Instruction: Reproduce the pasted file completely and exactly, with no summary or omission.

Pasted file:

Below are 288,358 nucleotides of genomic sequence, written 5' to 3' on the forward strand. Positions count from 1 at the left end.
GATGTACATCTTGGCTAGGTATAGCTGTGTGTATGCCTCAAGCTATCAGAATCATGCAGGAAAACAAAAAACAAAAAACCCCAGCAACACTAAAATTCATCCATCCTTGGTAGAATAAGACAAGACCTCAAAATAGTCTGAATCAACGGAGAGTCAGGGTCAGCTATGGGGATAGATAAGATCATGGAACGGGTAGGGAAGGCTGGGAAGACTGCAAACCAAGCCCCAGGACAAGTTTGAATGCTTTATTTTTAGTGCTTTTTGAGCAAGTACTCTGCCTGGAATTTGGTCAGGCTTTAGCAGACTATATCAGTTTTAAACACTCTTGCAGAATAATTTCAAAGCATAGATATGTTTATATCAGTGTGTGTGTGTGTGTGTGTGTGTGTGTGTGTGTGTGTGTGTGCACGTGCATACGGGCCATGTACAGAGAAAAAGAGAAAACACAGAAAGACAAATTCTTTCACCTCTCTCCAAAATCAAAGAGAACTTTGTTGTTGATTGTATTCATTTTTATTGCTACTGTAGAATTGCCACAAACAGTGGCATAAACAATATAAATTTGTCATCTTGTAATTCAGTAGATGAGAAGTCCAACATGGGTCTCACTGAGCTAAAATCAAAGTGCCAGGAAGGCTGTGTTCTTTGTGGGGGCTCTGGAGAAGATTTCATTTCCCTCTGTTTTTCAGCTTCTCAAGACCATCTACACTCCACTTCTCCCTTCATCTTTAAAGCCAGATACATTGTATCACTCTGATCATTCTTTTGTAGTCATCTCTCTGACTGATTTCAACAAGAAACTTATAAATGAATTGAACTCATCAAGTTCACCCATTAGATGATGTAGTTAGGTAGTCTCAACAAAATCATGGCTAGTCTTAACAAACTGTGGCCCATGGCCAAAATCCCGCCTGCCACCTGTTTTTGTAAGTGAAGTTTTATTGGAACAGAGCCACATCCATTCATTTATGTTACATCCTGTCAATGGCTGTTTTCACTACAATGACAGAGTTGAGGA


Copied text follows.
Below are 288,358 nucleotides of genomic sequence, written 5' to 3' on the forward strand. Positions count from 1 at the left end.
GATGTACATCTTGGCTAGGTATAGCTGTGTGTATGCCTCAAGCTATCAGAATCATGCAGGAAAACAAAAAACAAAAAACCCCAGCAACACTAAAATTCATCCATCCTTGGTAGAATAAGACAAGACCTCAAAATAGTCTGAATCAACGGAGAGTCAGGGTCAGCTATGGGGATAGATAAGATCATGGAACGGGTAGGGAAGGCTGGGAAGACTGCAAACCAAGCCCCAGGACAAGTTTGAATGCTTTATTTTTAGTGCTTTTTGAGCAAGTACTCTGCCTGGAATTTGGTCAGGCTTTAGCAGACTATATCAGTTTTAAACACTCTTGCAGAATAATTTCAAAGCATAGATATGTTTATATCAGTGTGTGTGTGTGTGTGTGTGTGTGTGTGTGTGTGTGTGTGTGCACGTGCATACGGGCCATGTACAGAGAAAAAGAGAAAACACAGAAAGACAAATTCTTTCACCTCTCTCCAAAATCAAAGAGAACTTTGTTGTTGATTGTATTCATTTTTATTGCTACTGTAGAATTGCCACAAACAGTGGCATAAACAATATAAATTTGTCATCTTGTAATTCAGTAGATGAGAAGTCCAACATGGGTCTCACTGAGCTAAAATCAAAGTGCCAGGAAGGCTGTGTTCTTTGTGGGGGCTCTGGAGAAGATTTCATTTCCCTCTGTTTTTCAGCTTCTCAAGACCATCTACACTCCACTTCTCCCTTCATCTTTAAAGCCAGATACATTGTATCACTCTGATCATTCTTTTGTAGTCATCTCTCTGACTGATTTCAACAAGAAACTTATAAATGAATTGAACTCATCAAGTTCACCCATTAGATGATGTAGTTAGGTAGTCTCAACAAAATCATGGCTAGTCTTAACAAACTGTGGCCCATGGCCAAAATCCCGCCTGCCACCTGTTTTTGTAAGTGAAGTTTTATTGGAACAGAGCCACATCCATTCATTTATGTTACATCCTGTCAATGGCTGTTTTCACTACAATGACAGAGTTGAGGA